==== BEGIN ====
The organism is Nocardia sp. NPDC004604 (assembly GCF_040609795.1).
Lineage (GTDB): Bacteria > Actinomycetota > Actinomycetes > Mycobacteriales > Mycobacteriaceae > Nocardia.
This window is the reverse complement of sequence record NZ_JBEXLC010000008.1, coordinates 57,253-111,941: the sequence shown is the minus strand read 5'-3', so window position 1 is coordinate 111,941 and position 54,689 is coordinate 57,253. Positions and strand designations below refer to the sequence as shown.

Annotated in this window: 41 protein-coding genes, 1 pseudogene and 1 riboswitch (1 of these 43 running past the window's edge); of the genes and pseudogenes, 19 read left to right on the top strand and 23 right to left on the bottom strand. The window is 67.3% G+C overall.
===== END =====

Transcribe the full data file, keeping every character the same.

The organism is Nocardia sp. NPDC004604 (assembly GCF_040609795.1).
Lineage (GTDB): Bacteria > Actinomycetota > Actinomycetes > Mycobacteriales > Mycobacteriaceae > Nocardia.
This window is the reverse complement of sequence record NZ_JBEXLC010000008.1, coordinates 57,253-111,941: the sequence shown is the minus strand read 5'-3', so window position 1 is coordinate 111,941 and position 54,689 is coordinate 57,253. Positions and strand designations below refer to the sequence as shown.

Annotated in this window: 41 protein-coding genes, 1 pseudogene and 1 riboswitch (1 of these 43 running past the window's edge); of the genes and pseudogenes, 19 read left to right on the top strand and 23 right to left on the bottom strand. The window is 67.3% G+C overall.